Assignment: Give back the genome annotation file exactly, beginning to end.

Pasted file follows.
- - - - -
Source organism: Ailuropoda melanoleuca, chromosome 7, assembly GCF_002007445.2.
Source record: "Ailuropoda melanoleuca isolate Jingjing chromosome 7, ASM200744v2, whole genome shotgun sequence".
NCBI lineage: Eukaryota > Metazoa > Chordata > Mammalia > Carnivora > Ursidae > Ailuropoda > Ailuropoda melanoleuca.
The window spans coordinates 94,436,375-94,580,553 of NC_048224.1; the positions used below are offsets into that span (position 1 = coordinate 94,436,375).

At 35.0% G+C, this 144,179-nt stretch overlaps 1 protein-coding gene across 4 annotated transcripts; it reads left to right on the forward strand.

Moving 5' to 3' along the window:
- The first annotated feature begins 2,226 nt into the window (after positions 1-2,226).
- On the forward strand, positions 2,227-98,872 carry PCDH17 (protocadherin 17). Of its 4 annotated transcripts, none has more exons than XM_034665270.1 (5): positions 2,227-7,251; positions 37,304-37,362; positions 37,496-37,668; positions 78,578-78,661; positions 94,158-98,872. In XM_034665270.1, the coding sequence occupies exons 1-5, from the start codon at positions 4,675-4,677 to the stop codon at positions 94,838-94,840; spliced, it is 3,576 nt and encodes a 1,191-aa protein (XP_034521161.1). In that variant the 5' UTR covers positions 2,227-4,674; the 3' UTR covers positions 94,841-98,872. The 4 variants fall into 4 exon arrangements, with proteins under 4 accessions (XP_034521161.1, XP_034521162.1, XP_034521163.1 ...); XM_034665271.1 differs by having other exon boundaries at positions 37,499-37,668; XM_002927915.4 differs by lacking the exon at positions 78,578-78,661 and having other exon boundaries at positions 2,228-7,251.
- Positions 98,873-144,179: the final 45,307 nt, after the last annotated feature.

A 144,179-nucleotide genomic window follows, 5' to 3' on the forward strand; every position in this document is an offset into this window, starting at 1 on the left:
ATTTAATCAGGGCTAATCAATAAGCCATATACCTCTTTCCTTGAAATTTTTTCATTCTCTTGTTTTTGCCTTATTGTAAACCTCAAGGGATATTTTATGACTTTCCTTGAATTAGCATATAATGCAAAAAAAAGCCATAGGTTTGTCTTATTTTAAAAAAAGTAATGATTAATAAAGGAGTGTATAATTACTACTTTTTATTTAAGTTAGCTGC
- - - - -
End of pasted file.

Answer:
Source organism: Ailuropoda melanoleuca, chromosome 7, assembly GCF_002007445.2.
Source record: "Ailuropoda melanoleuca isolate Jingjing chromosome 7, ASM200744v2, whole genome shotgun sequence".
NCBI lineage: Eukaryota > Metazoa > Chordata > Mammalia > Carnivora > Ursidae > Ailuropoda > Ailuropoda melanoleuca.
The window spans coordinates 94,436,375-94,580,553 of NC_048224.1; the positions used below are offsets into that span (position 1 = coordinate 94,436,375).

At 35.0% G+C, this 144,179-nt stretch overlaps 1 protein-coding gene across 4 annotated transcripts; it reads left to right on the forward strand.

Moving 5' to 3' along the window:
- The first annotated feature begins 2,226 nt into the window (after positions 1-2,226).
- On the forward strand, positions 2,227-98,872 carry PCDH17 (protocadherin 17). Of its 4 annotated transcripts, none has more exons than XM_034665270.1 (5): positions 2,227-7,251; positions 37,304-37,362; positions 37,496-37,668; positions 78,578-78,661; positions 94,158-98,872. In XM_034665270.1, the coding sequence occupies exons 1-5, from the start codon at positions 4,675-4,677 to the stop codon at positions 94,838-94,840; spliced, it is 3,576 nt and encodes a 1,191-aa protein (XP_034521161.1). In that variant the 5' UTR covers positions 2,227-4,674; the 3' UTR covers positions 94,841-98,872. The 4 variants fall into 4 exon arrangements, with proteins under 4 accessions (XP_034521161.1, XP_034521162.1, XP_034521163.1 ...); XM_034665271.1 differs by having other exon boundaries at positions 37,499-37,668; XM_002927915.4 differs by lacking the exon at positions 78,578-78,661 and having other exon boundaries at positions 2,228-7,251.
- Positions 98,873-144,179: the final 45,307 nt, after the last annotated feature.

A 144,179-nucleotide genomic window follows, 5' to 3' on the forward strand; every position in this document is an offset into this window, starting at 1 on the left:
ATTTAATCAGGGCTAATCAATAAGCCATATACCTCTTTCCTTGAAATTTTTTCATTCTCTTGTTTTTGCCTTATTGTAAACCTCAAGGGATATTTTATGACTTTCCTTGAATTAGCATATAATGCAAAAAAAAGCCATAGGTTTGTCTTATTTTAAAAAAAGTAATGATTAATAAAGGAGTGTATAATTACTACTTTTTATTTAAGTTAGCTGC